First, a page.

Eastern European Jews from Romania and Poland first arrived in the Democratic Republic of Congo (DRC; formerly the Republic of Zaire) in 1907. Following these immigrants, several Jewish families arrived from South Africa and the Land of Israel. In 1911, Sephardic Jews from the island of Rhodes settled in the Congo. That same year, the Communauté du Congo Belge et du Ruanda-Urundi, the Jewish community center, was established.
In 1930, the first synagogue was consecrated in Elisabethville. Most of the Eastern European Jews left in the 1930s because of a severe economic crisis. From 1937, Rabbi Moses Levy had led the Jewish communities of the Congo and Ruanda-Urandi. After World War I and II, however, many Jewish refugees from Eastern and Southern Europe came to the Congo.
Prior to independence, approximately 2,500 Jews lived in the Congo; 50% resided in Elisabethville and about 70 Jewish families were based in Kinshasa, the capital of Congo. In the public schools, Jewish children were provided classes in Hebrew and Judaism. In 1960, after DRC gained its independence and the Belgians left the country, many Jews also left, with large numbers immigrating to South Africa and Israel.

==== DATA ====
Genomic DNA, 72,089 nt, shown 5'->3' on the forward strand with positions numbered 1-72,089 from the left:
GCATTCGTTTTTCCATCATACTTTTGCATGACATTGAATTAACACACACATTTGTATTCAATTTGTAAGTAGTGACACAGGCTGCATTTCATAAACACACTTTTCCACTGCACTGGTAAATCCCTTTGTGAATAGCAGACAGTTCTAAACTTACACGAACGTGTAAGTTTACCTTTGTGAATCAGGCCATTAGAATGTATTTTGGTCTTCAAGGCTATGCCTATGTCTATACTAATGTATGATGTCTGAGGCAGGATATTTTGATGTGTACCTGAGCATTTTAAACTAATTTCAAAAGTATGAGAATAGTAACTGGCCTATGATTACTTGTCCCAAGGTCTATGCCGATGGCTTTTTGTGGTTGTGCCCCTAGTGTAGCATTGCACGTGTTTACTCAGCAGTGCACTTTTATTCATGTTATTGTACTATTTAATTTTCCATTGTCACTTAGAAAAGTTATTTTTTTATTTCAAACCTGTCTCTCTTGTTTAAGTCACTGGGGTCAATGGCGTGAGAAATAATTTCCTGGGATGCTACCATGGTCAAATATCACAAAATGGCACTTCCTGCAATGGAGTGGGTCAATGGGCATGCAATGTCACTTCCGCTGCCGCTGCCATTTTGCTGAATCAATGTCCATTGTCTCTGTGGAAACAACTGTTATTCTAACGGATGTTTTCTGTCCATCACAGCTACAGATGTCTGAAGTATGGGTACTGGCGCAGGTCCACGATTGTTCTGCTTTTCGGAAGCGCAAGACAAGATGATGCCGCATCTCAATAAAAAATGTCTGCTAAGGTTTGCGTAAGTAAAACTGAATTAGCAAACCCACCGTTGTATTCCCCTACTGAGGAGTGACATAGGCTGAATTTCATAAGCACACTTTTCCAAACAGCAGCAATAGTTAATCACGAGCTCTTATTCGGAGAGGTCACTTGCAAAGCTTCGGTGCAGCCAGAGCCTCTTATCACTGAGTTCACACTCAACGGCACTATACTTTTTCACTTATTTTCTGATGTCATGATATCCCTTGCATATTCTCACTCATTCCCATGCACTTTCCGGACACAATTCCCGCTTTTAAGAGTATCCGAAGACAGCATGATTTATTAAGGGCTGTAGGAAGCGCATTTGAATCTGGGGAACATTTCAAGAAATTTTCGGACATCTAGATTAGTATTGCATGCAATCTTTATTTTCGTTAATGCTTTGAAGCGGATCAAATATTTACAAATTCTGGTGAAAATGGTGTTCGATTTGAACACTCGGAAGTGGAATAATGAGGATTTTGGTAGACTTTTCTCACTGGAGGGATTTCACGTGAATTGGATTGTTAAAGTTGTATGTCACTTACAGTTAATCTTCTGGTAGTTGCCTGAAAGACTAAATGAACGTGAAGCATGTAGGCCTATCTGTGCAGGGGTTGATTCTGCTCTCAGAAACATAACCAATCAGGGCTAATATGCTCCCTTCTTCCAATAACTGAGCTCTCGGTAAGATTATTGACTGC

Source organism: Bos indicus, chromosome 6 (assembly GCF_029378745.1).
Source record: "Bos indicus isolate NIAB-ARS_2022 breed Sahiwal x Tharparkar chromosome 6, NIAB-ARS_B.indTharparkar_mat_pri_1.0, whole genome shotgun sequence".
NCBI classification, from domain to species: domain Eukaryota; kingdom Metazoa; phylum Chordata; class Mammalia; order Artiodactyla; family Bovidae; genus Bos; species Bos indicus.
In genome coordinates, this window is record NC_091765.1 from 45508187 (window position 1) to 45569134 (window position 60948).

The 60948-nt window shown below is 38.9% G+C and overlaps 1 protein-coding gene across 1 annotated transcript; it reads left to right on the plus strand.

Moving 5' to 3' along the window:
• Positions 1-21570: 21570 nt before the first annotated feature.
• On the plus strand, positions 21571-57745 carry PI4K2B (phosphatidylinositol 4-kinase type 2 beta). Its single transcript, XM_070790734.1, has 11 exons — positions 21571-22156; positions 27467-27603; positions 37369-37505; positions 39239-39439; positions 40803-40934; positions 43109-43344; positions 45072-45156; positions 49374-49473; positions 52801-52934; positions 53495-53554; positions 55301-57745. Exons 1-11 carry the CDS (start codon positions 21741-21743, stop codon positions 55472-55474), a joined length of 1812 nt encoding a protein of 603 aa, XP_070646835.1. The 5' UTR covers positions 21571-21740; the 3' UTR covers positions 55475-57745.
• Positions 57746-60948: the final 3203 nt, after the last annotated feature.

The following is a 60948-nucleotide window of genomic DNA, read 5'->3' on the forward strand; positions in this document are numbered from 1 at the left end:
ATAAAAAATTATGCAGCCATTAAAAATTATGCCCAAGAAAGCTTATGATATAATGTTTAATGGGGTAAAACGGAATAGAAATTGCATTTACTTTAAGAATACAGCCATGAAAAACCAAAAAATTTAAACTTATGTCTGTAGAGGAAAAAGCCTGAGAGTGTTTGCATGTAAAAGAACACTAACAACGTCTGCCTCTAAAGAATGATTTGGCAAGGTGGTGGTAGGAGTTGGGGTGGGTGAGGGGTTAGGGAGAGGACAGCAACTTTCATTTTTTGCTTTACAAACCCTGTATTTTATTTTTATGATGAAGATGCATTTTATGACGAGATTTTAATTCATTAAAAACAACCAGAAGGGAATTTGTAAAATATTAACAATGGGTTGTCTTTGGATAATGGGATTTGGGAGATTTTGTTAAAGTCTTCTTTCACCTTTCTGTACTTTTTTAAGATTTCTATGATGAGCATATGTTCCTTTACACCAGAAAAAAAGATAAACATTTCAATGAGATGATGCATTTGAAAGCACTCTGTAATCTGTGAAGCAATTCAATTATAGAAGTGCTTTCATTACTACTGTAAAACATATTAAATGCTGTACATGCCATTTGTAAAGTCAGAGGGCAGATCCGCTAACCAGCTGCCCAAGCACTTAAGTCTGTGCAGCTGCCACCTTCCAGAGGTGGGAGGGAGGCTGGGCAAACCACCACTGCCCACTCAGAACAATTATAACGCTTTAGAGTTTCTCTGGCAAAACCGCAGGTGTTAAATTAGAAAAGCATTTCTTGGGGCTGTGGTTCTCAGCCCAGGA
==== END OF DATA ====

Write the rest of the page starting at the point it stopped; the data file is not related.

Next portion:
Today, DRC has approximately 320 Jews living predominately Lubumbashi. Most of the Jews are of Sephardic descent and speak Ladino, a Spanish-Jewish dialect. There is a synagogue in Lubumbashi that is served by a rabbi. There is also a small Jewish community in Kinshasa called Congregation Israelite. The Jewish community in DRC is represented by the Communaute Israelite du Shaba. There is a Jewish cemetery under the control of the Chief Rabbi of Zaire, Rabbi Levy.
In 1960, the Republic of Congo established diplomatic relations with Israel. The DRC (then Zaire) joined after Arab nations broke relations with Israel under pressure from the Arabs in 1973. A decade later, DRC was one of the first to reestablish relations with Israel.
Rabbi Moshe Levy,
Embassy of Israel